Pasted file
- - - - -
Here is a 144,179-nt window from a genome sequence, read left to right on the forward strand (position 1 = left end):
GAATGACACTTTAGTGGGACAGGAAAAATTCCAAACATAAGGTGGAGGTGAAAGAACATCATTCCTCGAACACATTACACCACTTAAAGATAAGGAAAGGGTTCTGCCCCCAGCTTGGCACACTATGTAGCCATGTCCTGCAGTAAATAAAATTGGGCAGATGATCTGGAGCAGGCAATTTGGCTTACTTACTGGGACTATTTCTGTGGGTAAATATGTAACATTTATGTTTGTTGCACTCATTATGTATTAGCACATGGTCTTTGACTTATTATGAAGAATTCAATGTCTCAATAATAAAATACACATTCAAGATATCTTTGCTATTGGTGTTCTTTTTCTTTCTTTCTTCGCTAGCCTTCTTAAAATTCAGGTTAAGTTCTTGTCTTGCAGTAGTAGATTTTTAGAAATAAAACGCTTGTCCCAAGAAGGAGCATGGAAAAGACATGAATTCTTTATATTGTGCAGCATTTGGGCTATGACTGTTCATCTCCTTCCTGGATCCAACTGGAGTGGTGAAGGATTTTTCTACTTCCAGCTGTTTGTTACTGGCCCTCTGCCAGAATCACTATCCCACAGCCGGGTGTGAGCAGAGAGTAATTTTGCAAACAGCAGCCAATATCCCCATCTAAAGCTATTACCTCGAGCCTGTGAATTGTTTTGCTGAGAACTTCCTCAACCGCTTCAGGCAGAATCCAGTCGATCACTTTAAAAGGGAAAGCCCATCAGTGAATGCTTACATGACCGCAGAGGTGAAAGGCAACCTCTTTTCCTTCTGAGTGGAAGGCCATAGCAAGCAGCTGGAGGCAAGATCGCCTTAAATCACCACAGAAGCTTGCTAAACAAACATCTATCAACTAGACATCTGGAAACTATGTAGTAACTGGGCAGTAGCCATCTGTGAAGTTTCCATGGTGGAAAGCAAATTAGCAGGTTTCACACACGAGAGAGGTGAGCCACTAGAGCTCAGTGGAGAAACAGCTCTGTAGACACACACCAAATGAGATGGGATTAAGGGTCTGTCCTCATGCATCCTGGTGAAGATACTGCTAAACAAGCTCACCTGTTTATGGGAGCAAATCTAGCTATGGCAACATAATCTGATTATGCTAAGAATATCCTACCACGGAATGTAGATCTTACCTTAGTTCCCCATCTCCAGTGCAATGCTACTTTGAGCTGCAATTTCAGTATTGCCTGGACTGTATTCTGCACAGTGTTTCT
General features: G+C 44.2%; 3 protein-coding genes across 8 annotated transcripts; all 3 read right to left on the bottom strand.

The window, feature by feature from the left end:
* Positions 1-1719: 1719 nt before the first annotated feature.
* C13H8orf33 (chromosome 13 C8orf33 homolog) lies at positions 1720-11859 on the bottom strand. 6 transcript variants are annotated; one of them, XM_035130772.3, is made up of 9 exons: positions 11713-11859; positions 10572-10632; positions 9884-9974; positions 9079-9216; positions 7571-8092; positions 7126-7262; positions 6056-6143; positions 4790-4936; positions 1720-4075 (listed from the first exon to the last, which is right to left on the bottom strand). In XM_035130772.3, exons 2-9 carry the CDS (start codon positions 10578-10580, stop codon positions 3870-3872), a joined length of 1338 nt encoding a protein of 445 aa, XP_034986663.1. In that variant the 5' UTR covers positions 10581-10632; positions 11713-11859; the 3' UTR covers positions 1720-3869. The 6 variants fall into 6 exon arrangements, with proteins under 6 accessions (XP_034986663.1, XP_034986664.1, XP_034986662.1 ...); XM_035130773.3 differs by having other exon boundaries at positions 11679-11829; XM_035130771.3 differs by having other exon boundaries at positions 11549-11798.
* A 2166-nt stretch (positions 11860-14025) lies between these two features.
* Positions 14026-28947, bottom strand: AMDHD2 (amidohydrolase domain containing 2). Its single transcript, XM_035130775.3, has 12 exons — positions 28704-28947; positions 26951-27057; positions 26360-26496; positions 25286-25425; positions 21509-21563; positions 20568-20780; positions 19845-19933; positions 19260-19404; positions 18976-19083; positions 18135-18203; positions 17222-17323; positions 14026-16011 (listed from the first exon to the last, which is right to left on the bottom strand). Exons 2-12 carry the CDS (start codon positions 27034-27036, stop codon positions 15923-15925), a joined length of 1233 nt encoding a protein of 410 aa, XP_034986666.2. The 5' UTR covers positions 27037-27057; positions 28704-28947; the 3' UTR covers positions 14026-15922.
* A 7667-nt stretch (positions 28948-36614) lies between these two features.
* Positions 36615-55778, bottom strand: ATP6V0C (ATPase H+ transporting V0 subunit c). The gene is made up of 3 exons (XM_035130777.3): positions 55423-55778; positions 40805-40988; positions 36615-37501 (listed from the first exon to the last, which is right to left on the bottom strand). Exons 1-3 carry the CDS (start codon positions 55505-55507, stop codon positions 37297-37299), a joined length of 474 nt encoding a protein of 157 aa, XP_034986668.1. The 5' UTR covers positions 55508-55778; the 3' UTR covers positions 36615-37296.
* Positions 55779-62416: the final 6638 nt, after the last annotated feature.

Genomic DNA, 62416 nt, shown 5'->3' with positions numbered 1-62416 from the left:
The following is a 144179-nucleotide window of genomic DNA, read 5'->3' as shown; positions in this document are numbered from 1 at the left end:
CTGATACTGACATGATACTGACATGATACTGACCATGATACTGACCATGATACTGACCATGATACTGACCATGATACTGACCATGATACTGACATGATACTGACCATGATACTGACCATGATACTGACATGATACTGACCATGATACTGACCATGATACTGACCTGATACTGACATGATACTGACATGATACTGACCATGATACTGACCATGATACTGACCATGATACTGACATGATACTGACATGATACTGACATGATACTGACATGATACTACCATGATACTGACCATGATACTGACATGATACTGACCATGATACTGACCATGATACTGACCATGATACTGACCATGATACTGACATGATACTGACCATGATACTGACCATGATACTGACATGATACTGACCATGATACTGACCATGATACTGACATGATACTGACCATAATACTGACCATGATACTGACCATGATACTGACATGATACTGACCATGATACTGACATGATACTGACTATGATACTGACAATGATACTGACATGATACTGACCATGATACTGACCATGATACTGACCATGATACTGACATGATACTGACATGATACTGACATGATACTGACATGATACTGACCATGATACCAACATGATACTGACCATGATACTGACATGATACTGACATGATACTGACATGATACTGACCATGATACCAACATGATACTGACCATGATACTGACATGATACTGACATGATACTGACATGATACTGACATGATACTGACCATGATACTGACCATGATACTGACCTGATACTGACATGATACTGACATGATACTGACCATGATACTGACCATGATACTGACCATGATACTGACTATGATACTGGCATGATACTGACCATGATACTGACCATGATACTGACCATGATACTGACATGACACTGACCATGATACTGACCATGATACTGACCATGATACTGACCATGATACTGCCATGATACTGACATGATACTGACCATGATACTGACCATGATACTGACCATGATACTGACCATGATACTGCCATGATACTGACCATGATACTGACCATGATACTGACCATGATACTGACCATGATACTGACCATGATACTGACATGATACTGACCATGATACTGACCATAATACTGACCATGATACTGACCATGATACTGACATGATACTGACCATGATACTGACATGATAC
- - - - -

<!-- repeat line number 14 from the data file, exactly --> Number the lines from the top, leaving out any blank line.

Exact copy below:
CTGATACTGACATGATACTGACATGATACTGACCATGATACTGACCATGATACTGACCATGATACTGACCATGATACTGACCATGATACTGACATGATACTGACCATGATACTGACCATGATACTGACATGATACTGACCATGATACTGACCATGATACTGACCTGATACTGACATGATACTGACATGATACTGACCATGATACTGACCATGATACTGACCATGATACTGACATGATACTGACATGATACTGACATGATACTGACATGATACTACCATGATACTGACCATGATACTGACATGATACTGACCATGATACTGACCATGATACTGACCATGATACTGACCATGATACTGACATGATACTGACCATGATACTGACCATGATACTGACATGATACTGACCATGATACTGACCATGATACTGACATGATACTGACCATAATACTGACCATGATACTGACCATGATACTGACATGATACTGACCATGATACTGACATGATACTGACTATGATACTGACAATGATACTGACATGATACTGACCATGATACTGACCATGATACTGACCATGATACTGACATGATACTGACATGATACTGACATGATACTGACATGATACTGACCATGATACCAACATGATACTGACCATGATACTGACATGATACTGACATGATACTGACATGATACTGACCATGATACCAACATGATACTGACCATGATACTGACATGATACTGACATGATACTGACATGATACTGACATGATACTGACCATGATACTGACCATGATACTGACCTGATACTGACATGATACTGACATGATACTGACCATGATACTGACCATGATACTGACCATGATACTGACTATGATACTGGCATGATACTGACCATGATACTGACCATGATACTGACCATGATACTGACATGACACTGACCATGATACTGACCATGATACTGACCATGATACTGACCATGATACTGCCATGATACTGACATGATACTGACCATGATACTGACCATGATACTGACCATGATACTGACCATGATACTGCCATGATACTGACCATGATACTGACCATGATACTGACCATGATACTGACCATGATACTGACCATGATACTGACATGATACTGACCATGATACTGACCATAATACTGACCATGATACTGACCATGATACTGACATGATACTGACCATGATACTGACATGATAC